“It is a law of nature we overlook, that intellectual versatility is the compensation for change, danger, and trouble…Nature never appeals to intelligence until habit and instinct are useless. There is no intelligence where there is no change and no need of change. Only those animals partake of intelligence that have a huge variety of needs and dangers.”
For my fourth Summer Reading venture, I decided to time-travel with Mr. H. G. Wells in The Time Machine. I picked this book in part because it was a free e-book for Kindle and the accompanying audio book was only $0.99, and in part because I am a bit of a geek about theories of time and space. On at least one point I was disappointed. The audio book that I got for cheap was one of the worst read audio books I’ve encountered, so if you intend to read the book, save your self a buck and just read it, or find a good audio book from the library.
The book itself is just over 100 pages, so it’s a short read, and it moves at a good pace once the necessary explanations at the beginning have taken place. The Time Machine is a frame-narrative, or a story within a story, and for that reason, there is a great deal of description that goes on. The story is first told from the point of view of someone listening to the Time-Traveler’s tale. The Time-Traveler, to whom we are never introduced by name, is a scientist who has discovered a way to move forward in time. In his travels he encounters humanity in a way he has not expected…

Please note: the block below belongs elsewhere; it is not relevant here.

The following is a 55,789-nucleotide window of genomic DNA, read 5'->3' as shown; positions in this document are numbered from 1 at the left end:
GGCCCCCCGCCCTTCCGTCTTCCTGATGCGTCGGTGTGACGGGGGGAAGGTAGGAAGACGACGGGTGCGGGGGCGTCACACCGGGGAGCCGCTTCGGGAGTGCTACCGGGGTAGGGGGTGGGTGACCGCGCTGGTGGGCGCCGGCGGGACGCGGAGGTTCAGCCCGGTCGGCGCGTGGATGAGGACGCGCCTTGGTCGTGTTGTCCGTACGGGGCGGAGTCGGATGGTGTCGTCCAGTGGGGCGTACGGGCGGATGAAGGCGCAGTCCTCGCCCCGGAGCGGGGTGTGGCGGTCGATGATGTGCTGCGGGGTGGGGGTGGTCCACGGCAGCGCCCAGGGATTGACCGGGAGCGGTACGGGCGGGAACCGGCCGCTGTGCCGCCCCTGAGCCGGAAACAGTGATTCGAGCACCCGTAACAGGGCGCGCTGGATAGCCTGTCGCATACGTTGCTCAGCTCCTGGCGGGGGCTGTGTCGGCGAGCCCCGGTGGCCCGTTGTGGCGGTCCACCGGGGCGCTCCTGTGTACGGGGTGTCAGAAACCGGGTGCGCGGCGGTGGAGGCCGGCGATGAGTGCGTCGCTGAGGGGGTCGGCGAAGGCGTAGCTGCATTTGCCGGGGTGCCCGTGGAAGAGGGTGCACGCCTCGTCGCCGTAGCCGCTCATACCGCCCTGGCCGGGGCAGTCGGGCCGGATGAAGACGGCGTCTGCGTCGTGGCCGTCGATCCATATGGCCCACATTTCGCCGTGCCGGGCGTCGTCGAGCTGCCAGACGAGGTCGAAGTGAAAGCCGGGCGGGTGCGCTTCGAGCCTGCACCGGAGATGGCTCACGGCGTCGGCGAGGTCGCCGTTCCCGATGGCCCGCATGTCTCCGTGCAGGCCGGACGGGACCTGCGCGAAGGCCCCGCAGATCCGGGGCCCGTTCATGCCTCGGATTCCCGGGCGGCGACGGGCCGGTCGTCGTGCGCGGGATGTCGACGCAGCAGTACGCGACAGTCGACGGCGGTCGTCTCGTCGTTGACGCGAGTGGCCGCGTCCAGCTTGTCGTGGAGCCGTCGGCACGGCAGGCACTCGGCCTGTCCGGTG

Personally, I enjoyed the book and the ideas the story plays with. As you can see from my chosen quote, the idea of what becomes of intelligence in the absence of need is alluded in an intriguing way. Wells also plays with notions of social equality, and his protagonist plays the part of an amateur anthropologist as he traverses through the future speculating about what decisions and actions could lead to the future he has found. Another interesting idea that is always present in time-travel stories is the question of how knowing the future would affect a present-dweller. We get a little of this with our favorite popular time-travelers in show like Doctor Who, where time-travel is no longer a novelty but a fact of reality. But in Wells’ The Time Machine the practice is completely new, and the Time Traveler, far from being a knowledgeable and aged Time Lord, is a middle aged man who has no idea what he is getting himself into, and who has all the wide-eyed wonder and curiosity that ancient explorers must have had when they came to new continents. He is the sole explorer on an expedition into an unknown realm greater than any yet discovered.
Have any of you read The Time Machine? If so, what are your thoughts? If not, would you be interested? What other time-travel themed books are out there? Let me know in the comments if you have any suggestions on time-travel themed books, or any other fun titles.
Happy Reading! Yours Truly,
Regina, the Pensive Ponderer.